17-year-old vegan feminist Ellen Lopez-Rourke has one muggy Houston summer left before college. She plans to spend every last moment with her two best friends before they go off to the opposite ends of Texas for school. But when Ellen is grounded for the entire summer by her (sometimes) evil stepmother, all her plans are thrown out the window.
When the old man who lives in Rourke Castle dies mysteriously, troubletwister twins Jack and Jaide Shield find themselves drawn into a search for something hidden in the castle–something that The Evil wants desperately–but they have no idea what it is they seek.
“A compelling sequel to THE GOLD-THREADED DRESS. . . . Handles a perennial topic with poignancy and grace.” — SCHOOL LIBRARY JOURNAL. Oy lives in America now, but she loves learning traditional Thai dances almost as much as being in the Quail Club — five friends who meet after school to hatch and care for baby quail. When their teacher announces a talent show, Oy knows how proud her family would be to see her step onstage in her gold-threaded dress from Thailand. But bossy Liliandra vows to kick Oy out of the club if she won’t team up for a very different kind of dance. In this finely crafted novel, Carolyn Marsden explores what it takes to be a true friend and still be true to yourself.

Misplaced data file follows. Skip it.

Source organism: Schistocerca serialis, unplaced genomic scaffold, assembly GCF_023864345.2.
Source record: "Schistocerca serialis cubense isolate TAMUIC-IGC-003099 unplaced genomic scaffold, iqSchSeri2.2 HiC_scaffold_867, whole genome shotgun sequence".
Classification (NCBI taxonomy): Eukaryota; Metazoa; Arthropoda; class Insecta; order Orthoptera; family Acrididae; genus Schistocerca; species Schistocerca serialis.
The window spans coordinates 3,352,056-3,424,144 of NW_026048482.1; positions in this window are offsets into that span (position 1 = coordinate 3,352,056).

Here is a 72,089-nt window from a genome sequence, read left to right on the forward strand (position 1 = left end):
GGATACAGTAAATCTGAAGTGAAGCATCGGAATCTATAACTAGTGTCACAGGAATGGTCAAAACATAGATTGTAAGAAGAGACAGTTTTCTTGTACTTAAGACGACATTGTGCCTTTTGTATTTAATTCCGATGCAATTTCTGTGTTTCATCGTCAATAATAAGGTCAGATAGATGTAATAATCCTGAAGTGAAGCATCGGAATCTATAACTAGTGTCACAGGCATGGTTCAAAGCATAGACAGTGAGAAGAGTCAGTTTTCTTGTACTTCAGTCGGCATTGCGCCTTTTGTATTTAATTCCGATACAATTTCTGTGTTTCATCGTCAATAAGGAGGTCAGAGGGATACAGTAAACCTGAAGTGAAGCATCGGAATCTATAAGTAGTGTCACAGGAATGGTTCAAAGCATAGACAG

Three teens test their sexuality and the bonds of their friendship as they discover who they are–and aren’t–in a harrowing course of events that leaves all three wondering if you can ever really know anyone. This powerful novel, infused with symbolism and metaphor, will challenge the reader’s very way of thinking.
On the night Nazi soldiers come to her home in Czechoslovakia, Milada’s grandmother says, “Remember, Milada. Remember who you are. Always.” Milada promises, but she doesn’t understand her grandmother’s words. After all, she is Milada, who lives with her mama and papa, her brother and sister, and her beloved Babichka. Milada, eleven years old, the fastest runner in school. How could she ever forget?Then the Nazis take Milada away from her family and send her to a Lebensborn center in Poland. There, she is told she fits the Aryan ideal: her blond hair and blue eyes are the right color; her head and nose, the right size. She is given a new name, Eva, and trained to become the perfect German citizen, to be the hope of Germany’s future—and to forget she was ever a Czech girl named Milada.Inspired by real events, this fascinating novel sheds light on a little-known aspect of the Nazi agenda and movingly portrays a young girl’s struggle to hold on to her identity and her hope in the face of a regime intent on destroying both.